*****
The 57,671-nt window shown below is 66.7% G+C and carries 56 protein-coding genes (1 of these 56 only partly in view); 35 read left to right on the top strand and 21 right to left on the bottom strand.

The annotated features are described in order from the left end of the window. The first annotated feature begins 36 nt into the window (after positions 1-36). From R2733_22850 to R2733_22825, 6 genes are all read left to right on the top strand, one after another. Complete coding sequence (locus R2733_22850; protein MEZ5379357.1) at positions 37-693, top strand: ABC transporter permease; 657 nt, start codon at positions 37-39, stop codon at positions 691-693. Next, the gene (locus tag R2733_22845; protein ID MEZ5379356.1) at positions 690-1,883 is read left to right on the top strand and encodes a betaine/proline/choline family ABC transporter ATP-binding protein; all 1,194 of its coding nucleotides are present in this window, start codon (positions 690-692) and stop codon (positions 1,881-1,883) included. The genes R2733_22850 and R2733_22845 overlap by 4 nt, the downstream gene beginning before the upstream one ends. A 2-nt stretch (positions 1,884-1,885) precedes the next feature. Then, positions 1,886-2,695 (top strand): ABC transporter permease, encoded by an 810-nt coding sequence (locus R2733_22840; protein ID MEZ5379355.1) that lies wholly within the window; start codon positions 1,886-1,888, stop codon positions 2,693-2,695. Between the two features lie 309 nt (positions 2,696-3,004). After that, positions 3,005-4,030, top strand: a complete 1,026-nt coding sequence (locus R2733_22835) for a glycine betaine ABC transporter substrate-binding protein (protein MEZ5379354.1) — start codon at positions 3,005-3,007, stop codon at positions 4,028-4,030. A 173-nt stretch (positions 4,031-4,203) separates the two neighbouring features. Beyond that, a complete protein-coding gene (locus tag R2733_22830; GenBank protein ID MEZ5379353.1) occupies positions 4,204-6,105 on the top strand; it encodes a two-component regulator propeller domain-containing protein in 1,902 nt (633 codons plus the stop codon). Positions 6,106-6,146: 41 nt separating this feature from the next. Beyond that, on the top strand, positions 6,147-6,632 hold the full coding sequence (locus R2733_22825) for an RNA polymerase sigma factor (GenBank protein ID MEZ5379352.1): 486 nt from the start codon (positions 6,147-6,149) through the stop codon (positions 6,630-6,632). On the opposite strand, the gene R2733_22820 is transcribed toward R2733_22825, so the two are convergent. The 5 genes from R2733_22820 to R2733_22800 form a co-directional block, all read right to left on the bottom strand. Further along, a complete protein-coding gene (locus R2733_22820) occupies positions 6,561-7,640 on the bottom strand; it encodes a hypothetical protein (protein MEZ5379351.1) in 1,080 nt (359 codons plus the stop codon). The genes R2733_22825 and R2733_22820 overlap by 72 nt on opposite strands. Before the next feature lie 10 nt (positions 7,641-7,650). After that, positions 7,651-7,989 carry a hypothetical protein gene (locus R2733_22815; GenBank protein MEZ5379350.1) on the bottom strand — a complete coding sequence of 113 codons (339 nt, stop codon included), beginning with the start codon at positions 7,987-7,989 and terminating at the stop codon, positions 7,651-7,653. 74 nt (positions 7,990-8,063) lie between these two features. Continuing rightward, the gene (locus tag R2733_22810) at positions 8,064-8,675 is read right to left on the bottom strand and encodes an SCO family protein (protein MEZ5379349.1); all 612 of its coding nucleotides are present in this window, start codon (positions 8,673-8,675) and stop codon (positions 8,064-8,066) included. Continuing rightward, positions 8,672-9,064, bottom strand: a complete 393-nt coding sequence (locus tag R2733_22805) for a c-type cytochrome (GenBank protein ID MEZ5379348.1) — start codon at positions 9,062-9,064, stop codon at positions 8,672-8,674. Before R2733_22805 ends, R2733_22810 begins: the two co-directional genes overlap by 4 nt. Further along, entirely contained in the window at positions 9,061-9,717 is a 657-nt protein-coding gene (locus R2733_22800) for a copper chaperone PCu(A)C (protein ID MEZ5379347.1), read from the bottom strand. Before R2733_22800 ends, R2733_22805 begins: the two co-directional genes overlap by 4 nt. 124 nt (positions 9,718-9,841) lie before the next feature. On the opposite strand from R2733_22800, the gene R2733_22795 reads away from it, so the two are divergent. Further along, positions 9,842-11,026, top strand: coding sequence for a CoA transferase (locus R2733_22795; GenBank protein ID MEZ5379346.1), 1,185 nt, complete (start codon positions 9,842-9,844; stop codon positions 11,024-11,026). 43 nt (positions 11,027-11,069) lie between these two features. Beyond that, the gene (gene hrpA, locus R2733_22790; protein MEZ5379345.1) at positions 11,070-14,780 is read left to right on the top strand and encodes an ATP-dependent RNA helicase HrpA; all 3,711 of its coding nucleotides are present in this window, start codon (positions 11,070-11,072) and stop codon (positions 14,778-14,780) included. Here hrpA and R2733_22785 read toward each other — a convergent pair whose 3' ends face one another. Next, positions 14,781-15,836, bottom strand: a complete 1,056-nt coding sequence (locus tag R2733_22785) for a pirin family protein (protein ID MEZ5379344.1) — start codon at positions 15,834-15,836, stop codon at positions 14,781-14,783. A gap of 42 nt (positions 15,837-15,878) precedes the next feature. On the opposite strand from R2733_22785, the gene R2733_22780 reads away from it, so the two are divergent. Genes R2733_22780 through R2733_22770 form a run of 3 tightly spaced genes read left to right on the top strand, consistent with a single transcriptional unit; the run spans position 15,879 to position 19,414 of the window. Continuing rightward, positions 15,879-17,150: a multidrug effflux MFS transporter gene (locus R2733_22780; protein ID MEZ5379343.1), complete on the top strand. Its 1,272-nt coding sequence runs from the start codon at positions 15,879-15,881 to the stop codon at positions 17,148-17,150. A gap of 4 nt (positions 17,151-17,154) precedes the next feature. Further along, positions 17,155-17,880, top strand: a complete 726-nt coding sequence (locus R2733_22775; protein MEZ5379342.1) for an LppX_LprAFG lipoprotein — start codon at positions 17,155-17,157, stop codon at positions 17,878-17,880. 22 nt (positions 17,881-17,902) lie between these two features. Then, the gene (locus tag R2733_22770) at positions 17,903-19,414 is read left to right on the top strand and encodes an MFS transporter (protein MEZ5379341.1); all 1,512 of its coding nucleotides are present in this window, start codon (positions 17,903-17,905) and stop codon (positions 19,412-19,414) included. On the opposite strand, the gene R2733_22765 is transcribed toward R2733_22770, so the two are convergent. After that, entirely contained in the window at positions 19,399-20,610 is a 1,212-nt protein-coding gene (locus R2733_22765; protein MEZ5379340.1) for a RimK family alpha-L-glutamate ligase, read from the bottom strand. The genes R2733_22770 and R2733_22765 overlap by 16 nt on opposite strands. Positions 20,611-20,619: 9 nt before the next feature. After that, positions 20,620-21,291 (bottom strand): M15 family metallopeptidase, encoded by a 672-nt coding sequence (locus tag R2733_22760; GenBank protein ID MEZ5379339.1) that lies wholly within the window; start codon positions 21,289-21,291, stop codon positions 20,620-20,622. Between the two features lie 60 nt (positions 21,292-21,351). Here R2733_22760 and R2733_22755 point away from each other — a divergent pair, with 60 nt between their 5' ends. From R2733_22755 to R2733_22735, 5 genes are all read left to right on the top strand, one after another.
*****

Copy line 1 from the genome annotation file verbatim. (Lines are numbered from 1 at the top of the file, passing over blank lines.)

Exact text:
The 57,671-nt window shown below is 66.7% G+C and carries 56 protein-coding genes (1 of these 56 only partly in view); 35 read left to right on the top strand and 21 right to left on the bottom strand.